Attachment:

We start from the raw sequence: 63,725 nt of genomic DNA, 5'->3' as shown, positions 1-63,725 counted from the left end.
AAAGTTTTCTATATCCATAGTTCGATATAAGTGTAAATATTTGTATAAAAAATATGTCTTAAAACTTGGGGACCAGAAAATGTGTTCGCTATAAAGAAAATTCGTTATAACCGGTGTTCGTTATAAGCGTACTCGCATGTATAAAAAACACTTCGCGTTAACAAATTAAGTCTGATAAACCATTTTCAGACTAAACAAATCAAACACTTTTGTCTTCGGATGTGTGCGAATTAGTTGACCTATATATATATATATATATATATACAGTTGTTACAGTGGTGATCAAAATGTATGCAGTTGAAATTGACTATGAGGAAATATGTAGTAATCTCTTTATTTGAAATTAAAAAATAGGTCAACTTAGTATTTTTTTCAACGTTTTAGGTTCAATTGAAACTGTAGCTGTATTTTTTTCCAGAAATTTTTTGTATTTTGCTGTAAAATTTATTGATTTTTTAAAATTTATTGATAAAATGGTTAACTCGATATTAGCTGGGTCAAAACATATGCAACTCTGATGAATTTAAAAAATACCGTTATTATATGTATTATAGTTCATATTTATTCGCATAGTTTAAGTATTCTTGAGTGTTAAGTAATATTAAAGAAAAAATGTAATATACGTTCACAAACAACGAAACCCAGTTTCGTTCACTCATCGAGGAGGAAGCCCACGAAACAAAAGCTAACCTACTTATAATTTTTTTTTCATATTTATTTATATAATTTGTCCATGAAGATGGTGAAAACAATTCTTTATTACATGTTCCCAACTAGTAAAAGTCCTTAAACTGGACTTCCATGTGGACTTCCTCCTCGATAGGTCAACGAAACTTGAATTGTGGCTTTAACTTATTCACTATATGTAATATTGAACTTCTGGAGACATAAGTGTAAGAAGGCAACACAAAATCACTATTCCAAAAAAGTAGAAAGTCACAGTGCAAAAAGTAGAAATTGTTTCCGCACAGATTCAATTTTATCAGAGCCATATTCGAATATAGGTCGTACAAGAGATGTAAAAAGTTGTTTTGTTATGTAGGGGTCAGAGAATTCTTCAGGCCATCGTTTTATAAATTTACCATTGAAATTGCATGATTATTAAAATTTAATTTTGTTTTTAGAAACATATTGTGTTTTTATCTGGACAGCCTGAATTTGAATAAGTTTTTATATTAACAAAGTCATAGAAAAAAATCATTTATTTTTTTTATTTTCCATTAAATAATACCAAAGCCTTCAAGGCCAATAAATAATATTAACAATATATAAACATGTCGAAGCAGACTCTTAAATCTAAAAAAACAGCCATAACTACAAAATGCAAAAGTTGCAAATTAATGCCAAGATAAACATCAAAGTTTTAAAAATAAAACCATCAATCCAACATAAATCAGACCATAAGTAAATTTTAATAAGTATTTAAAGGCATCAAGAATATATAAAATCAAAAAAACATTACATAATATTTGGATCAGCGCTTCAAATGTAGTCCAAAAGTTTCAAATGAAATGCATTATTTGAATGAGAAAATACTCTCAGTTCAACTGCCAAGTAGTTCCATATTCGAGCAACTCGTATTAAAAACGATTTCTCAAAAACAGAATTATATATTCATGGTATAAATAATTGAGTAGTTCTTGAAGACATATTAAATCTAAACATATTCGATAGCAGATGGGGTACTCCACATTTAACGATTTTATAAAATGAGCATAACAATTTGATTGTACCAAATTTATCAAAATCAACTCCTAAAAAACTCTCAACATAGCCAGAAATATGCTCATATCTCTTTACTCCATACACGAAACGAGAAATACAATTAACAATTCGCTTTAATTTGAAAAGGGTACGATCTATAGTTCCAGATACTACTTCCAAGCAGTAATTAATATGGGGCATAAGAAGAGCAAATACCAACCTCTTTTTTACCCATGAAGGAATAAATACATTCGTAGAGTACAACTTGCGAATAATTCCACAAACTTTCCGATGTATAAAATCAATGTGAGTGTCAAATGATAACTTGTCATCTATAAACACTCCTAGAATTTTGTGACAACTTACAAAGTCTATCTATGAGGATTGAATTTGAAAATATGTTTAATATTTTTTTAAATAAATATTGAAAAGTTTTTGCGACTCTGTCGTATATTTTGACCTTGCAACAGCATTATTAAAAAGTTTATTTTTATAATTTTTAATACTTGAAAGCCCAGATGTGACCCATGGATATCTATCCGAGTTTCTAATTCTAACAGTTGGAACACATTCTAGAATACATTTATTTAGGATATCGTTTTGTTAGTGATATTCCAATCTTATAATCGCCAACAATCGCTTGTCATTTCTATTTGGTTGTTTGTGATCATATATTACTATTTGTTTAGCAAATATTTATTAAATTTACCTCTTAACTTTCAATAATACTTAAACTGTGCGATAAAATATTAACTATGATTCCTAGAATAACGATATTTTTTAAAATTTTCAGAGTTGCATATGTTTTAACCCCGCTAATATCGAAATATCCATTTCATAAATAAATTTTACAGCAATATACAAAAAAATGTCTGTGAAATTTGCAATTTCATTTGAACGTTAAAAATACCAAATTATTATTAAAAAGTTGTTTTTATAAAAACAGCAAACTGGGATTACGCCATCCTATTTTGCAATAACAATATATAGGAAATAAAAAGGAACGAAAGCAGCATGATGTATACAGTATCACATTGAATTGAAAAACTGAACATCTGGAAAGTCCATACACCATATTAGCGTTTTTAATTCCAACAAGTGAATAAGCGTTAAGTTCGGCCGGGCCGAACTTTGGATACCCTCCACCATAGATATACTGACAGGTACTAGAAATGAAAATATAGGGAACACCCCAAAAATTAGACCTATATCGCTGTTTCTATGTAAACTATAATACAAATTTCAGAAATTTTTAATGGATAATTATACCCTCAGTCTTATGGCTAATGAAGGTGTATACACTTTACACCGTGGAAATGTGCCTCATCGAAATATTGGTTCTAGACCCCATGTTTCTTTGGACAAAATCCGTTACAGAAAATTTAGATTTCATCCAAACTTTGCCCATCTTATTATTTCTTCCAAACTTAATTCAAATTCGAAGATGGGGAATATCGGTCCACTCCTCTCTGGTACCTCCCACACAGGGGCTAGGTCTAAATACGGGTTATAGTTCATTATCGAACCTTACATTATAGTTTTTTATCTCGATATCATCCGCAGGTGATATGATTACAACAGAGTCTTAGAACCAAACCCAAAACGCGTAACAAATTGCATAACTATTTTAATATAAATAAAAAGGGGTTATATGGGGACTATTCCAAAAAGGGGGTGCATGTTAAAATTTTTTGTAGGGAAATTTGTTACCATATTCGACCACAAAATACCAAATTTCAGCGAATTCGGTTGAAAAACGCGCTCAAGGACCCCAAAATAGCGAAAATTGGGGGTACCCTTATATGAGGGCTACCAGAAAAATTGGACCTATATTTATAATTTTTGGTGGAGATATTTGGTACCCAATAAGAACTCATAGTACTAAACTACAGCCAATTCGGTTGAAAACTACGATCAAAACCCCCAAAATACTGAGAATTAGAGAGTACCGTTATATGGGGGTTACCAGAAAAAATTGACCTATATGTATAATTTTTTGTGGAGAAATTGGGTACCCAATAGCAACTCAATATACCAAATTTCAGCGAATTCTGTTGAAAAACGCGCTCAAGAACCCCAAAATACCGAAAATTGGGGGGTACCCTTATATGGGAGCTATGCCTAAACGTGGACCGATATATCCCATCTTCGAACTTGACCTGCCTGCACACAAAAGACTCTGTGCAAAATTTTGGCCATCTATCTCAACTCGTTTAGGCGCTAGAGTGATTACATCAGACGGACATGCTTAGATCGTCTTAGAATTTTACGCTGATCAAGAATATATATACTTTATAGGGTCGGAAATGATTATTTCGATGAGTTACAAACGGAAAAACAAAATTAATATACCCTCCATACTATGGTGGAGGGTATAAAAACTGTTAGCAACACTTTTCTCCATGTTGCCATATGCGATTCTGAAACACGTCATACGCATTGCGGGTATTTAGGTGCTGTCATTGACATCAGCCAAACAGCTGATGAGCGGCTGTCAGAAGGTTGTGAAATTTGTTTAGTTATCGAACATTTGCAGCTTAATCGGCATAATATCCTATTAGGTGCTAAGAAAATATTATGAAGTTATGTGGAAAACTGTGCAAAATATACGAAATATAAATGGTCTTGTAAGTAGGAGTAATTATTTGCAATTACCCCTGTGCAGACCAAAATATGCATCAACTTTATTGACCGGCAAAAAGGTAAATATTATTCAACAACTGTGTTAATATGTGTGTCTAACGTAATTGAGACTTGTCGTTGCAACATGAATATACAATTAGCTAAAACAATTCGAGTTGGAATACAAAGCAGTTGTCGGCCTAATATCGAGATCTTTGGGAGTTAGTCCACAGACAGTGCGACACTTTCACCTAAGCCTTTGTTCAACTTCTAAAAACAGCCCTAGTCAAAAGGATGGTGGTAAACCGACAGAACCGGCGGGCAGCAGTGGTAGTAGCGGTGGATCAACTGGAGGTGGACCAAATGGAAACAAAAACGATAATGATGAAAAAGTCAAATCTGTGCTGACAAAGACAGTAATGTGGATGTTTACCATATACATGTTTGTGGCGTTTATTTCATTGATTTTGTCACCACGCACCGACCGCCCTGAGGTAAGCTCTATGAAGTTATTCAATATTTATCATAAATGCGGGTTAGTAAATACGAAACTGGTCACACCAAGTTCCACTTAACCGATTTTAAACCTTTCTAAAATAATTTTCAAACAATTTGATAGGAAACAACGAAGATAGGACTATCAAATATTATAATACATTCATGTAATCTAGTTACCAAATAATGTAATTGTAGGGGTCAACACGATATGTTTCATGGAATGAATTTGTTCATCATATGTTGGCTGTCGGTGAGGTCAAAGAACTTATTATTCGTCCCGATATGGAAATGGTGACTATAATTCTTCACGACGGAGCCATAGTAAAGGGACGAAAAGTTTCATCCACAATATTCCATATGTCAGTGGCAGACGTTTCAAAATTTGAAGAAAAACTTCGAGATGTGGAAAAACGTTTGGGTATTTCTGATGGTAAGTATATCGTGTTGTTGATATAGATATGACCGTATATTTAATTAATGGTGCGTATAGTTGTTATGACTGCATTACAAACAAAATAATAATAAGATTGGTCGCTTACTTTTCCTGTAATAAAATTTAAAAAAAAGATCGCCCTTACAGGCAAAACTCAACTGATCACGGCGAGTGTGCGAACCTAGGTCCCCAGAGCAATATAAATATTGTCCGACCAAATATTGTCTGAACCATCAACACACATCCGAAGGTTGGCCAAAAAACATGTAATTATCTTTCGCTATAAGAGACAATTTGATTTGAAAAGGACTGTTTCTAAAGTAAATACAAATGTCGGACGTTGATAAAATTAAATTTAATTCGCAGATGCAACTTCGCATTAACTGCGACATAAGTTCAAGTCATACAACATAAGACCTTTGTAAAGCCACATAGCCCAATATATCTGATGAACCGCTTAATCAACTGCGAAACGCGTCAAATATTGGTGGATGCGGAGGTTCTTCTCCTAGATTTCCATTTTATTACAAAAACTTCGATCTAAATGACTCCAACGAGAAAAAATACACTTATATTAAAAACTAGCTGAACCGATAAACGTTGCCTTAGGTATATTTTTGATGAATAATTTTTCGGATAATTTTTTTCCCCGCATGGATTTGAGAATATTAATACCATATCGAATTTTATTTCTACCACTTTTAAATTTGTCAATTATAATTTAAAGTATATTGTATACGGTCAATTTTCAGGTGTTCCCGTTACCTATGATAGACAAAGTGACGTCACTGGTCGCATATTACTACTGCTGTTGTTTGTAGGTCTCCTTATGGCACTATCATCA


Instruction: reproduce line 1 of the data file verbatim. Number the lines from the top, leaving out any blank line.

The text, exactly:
We start from the raw sequence: 63,725 nt of genomic DNA, 5'->3' as shown, positions 1-63,725 counted from the left end.